We haven�t been able to listen to the audio of that old SNLsketch, but we do seem to recall that Hartman-as-Reagan does not speak Russian in the sketch, only some unidentified Asian language and German.

And since when has that sketch become a classic? It is funny, largely because it played so well against the stereotype, but at the time we don�t particularly recall anyone saying it was a classic sketch. Nor since, until we recalled it in blog comments somewhere and someone else did, too, and then it was in a recent Nation column by Katrina vanden Heuvel.

At the time it came out, we mainly recall most SNL-related discourse being about how the show sucked and was having its worst season ever (which no SNL season could be since the Doumanian year (1980-81, ending with Charles Rocket�s f-bomb on camera) was the absolute worst season ever).

posted by Sully 10/01/2003 05:29:00 PM


My own doctor-monitored testosterone-use has shown absolutely no damage to any of my bodily functions ...

We presume the brain is part of the body, after all.

posted by Sully 10/01/2003 05:25:00 PM


Sullivan�s slip into the �treacherous Wilson� meme here of course mirrors the Journal and every other right-winger�s final fallback talking point: But he was against the war! As Josh Marshall has reported, to them that�s the root of all this, sending someone unequipped with the secret neoconservative powers to see the truth beyond the truth, who could believe greater evidence than that of his own senses.

Of course, what�s ultimately going on here is the continuing war against the CIA, which childishly tries to distinguish potential threats from actual ones and is ignorant of greater geopolitical realities. This goes back to Team A vs. Team B (apparently scored in the latter�s favor at the time, although upon further review everyone agrees the match never need have been played), to the CIA�s underestimation of Iraq�s WMD capability after the Gulf War (a legit point for neocons), to the current grudge match.

posted by Sully 10/01/2003 05:23:00 PM


It would be nice if an editorial board like the Journal�s, that pioneered all sorts of (often worthy) investigations into the Clintons, could work up a smidgen of concern that someone�s CIA cover had been illegally blown.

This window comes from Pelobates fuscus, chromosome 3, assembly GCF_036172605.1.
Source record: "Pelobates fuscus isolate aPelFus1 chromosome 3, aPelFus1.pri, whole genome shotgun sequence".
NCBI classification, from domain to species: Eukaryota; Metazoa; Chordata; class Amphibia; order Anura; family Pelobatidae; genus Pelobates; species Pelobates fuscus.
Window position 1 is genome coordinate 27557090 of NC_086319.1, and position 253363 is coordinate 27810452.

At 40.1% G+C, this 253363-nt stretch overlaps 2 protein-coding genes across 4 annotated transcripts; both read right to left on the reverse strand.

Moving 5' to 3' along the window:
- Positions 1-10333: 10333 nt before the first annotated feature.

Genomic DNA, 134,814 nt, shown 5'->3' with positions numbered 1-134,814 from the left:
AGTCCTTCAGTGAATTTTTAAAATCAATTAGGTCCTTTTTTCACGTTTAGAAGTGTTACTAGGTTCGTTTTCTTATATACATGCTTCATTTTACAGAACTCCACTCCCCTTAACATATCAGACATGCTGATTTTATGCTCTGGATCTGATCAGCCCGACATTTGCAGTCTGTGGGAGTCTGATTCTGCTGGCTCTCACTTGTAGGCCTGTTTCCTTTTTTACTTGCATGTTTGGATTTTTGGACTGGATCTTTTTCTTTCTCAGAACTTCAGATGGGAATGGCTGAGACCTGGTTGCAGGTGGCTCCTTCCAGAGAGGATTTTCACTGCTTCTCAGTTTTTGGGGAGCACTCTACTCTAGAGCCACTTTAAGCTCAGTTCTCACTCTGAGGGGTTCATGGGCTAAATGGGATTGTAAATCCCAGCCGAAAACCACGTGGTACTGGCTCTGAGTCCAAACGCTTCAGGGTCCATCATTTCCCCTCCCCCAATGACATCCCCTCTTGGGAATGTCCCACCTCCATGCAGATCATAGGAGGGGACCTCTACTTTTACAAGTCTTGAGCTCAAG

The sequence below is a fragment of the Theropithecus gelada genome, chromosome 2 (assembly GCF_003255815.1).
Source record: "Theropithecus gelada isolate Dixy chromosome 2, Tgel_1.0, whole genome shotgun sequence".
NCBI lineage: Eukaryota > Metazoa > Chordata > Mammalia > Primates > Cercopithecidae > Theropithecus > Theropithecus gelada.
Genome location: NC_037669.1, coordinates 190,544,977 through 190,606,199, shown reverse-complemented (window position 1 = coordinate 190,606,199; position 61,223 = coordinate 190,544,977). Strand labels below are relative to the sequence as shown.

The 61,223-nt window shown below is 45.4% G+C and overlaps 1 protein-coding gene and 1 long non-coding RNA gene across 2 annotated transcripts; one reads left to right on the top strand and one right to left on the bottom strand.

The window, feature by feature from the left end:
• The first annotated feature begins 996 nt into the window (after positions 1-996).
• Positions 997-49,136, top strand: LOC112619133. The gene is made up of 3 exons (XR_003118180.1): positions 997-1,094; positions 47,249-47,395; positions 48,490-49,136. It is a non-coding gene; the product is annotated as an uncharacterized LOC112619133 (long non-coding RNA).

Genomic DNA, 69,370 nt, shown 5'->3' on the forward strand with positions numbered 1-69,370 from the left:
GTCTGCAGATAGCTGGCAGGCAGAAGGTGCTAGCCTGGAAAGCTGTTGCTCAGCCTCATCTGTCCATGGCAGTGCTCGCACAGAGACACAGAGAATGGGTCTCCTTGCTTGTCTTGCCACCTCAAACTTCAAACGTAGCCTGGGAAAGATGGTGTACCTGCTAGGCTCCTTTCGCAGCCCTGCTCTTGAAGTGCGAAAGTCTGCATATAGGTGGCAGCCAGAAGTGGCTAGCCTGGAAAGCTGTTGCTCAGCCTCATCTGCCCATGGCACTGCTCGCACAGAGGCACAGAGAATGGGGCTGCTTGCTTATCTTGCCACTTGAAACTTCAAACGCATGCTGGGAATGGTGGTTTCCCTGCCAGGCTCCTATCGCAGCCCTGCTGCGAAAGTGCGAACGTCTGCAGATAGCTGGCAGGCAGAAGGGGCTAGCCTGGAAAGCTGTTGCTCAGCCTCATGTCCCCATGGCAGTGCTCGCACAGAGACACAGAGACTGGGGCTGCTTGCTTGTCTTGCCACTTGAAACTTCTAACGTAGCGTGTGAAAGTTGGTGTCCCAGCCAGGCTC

Uh, Sullivan, given that you�ve taken the high road when referring to Clinton-haters in the distant and recent pasts, just what sort of investigations were worthy? The Foster suicide, which even Starr�s prosecutors said privately was a complete waste of their time? The �Clinton Chronicles� video, its list of supposed victims easily debunked? The rape allegations retracted by Juanita Broadrrick herself?

All of these received relentless heavy-breathing play on America�s zaniest editorial page, the same people who would later bring you �lucky duckies.�

Is it just possible Sullivan himself believes more of these in private than he lets on?

posted by Sully 10/01/2003 05:14:00 PM


We had to laugh as we read this:

First, I did not receive a planned leak.


The published report that somebody in the White House failed to plant this story with six reporters and finally found me as a willing pawn is simply untrue.


You know, Lenin had a phrase for reporters like that ...

And, Bob, where�s the suspicion you�ve been known to show in the past?

UPDATE: Kevin Drum is equally unimpressed.

posted by Sully 10/01/2003 05:03:00 PM


Actually, the more we read the Post profile of Wilson, the more we like him. In fact, it says a lot more about Sullivan that he would consider Wilson a pain in the ass.

Consider this:

In 1990, while sheltering more than a hundred Americans at the U.S. Embassy and diplomatic residences, he briefed reporters while wearing a hangman�s noose instead of a necktie � a symbol of defiance after Hussein threatened to execute anyone who didn�t turn over foreigners.

The message, Wilson said: �If you want to execute me, I�ll bring my own [expletive] rope.�

This toughness impressed President George H.W. Bush, who called Wilson a �truly inspiring� diplomat who exhibited �ourageous leadership� by facing down Hussein and helping to gain freedom for the Americans before the 1991 war began.